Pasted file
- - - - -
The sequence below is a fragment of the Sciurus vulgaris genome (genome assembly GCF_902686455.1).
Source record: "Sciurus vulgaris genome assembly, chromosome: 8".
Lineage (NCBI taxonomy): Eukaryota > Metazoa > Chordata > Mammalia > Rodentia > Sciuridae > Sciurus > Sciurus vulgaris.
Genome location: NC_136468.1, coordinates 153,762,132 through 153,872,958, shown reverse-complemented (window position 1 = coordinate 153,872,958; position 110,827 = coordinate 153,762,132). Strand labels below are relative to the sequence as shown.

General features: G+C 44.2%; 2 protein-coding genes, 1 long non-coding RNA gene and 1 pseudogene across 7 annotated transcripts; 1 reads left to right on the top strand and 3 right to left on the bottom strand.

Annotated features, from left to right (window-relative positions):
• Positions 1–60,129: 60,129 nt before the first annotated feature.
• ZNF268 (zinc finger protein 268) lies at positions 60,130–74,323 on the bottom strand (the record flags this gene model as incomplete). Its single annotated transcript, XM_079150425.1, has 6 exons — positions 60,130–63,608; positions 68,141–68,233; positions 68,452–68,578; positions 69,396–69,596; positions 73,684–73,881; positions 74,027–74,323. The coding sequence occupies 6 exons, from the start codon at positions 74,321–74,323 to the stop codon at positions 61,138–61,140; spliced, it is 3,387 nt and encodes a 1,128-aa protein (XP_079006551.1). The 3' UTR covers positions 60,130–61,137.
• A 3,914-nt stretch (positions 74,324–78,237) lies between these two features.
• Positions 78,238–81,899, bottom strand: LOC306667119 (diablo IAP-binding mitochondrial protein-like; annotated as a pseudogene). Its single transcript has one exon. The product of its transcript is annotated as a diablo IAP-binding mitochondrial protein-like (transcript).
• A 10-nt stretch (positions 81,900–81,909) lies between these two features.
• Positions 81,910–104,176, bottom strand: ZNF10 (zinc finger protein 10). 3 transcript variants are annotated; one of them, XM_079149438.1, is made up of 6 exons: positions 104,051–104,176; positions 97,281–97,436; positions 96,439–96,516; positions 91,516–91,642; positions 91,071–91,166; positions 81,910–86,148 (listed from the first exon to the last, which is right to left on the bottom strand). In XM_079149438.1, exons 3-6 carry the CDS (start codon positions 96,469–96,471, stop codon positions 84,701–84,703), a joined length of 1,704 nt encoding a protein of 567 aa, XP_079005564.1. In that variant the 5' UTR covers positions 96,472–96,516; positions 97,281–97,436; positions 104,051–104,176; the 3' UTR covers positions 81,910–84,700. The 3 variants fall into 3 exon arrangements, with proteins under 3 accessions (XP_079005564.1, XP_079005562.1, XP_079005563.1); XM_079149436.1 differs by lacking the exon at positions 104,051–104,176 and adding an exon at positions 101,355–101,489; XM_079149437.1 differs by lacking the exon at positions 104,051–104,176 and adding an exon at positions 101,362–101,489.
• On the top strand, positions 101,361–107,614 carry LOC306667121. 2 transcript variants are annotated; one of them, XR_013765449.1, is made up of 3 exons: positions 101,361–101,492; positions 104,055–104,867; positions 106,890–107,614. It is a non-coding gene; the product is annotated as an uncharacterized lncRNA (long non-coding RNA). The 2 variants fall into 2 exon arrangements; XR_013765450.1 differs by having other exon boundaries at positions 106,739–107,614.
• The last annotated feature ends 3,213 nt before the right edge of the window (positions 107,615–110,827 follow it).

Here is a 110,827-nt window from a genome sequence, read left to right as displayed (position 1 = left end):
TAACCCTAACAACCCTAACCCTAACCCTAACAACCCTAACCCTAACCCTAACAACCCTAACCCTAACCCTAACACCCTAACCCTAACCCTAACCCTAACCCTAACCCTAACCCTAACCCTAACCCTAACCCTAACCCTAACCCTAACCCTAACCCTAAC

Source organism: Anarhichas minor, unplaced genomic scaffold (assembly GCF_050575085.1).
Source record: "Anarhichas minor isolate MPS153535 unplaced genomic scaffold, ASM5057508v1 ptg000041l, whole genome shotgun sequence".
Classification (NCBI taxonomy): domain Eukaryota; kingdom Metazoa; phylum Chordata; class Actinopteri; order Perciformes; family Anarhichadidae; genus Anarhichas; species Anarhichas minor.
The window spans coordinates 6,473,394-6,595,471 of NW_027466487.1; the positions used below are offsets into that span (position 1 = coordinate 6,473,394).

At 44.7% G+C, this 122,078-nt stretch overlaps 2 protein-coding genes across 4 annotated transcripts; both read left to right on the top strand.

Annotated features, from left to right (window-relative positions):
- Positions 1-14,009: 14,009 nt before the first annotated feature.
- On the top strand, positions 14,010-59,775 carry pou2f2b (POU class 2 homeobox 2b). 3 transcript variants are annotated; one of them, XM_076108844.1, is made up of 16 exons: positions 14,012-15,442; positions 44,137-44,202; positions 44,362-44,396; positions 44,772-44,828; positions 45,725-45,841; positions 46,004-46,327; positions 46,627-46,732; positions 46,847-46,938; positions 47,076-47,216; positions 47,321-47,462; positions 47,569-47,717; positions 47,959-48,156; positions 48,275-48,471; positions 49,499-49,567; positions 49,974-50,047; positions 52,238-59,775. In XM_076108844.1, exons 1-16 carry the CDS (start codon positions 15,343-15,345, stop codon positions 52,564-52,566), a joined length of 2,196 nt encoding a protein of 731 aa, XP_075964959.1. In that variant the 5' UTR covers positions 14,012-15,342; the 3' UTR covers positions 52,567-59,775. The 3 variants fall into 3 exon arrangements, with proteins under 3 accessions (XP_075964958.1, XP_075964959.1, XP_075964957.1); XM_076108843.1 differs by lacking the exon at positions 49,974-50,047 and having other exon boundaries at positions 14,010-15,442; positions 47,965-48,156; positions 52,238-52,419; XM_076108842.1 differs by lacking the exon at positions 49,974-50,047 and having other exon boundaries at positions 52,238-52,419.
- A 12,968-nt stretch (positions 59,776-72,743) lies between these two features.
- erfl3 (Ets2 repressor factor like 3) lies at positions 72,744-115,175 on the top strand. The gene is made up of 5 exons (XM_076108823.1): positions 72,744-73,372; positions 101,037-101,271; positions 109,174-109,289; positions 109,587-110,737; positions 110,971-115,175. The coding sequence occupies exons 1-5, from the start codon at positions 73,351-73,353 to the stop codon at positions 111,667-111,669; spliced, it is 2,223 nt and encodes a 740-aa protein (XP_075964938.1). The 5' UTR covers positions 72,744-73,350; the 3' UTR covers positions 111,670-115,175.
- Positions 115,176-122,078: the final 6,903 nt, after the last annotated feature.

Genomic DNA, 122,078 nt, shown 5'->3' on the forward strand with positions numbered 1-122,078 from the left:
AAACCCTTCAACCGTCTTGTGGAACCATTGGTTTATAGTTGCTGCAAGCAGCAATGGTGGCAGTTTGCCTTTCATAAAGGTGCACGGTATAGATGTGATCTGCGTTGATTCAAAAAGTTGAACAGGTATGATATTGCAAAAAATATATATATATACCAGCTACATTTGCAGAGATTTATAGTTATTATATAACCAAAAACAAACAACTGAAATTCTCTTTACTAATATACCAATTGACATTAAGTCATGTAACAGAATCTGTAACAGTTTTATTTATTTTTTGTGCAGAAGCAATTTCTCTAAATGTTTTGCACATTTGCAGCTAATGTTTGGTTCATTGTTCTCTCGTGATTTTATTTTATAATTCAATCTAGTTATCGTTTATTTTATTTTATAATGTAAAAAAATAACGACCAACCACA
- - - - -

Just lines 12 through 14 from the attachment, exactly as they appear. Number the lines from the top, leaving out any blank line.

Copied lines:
• Positions 81,910–104,176, bottom strand: ZNF10 (zinc finger protein 10). 3 transcript variants are annotated; one of them, XM_079149438.1, is made up of 6 exons: positions 104,051–104,176; positions 97,281–97,436; positions 96,439–96,516; positions 91,516–91,642; positions 91,071–91,166; positions 81,910–86,148 (listed from the first exon to the last, which is right to left on the bottom strand). In XM_079149438.1, exons 3-6 carry the CDS (start codon positions 96,469–96,471, stop codon positions 84,701–84,703), a joined length of 1,704 nt encoding a protein of 567 aa, XP_079005564.1. In that variant the 5' UTR covers positions 96,472–96,516; positions 97,281–97,436; positions 104,051–104,176; the 3' UTR covers positions 81,910–84,700. The 3 variants fall into 3 exon arrangements, with proteins under 3 accessions (XP_079005564.1, XP_079005562.1, XP_079005563.1); XM_079149436.1 differs by lacking the exon at positions 104,051–104,176 and adding an exon at positions 101,355–101,489; XM_079149437.1 differs by lacking the exon at positions 104,051–104,176 and adding an exon at positions 101,362–101,489.
• On the top strand, positions 101,361–107,614 carry LOC306667121. 2 transcript variants are annotated; one of them, XR_013765449.1, is made up of 3 exons: positions 101,361–101,492; positions 104,055–104,867; positions 106,890–107,614. It is a non-coding gene; the product is annotated as an uncharacterized lncRNA (long non-coding RNA). The 2 variants fall into 2 exon arrangements; XR_013765450.1 differs by having other exon boundaries at positions 106,739–107,614.
• The last annotated feature ends 3,213 nt before the right edge of the window (positions 107,615–110,827 follow it).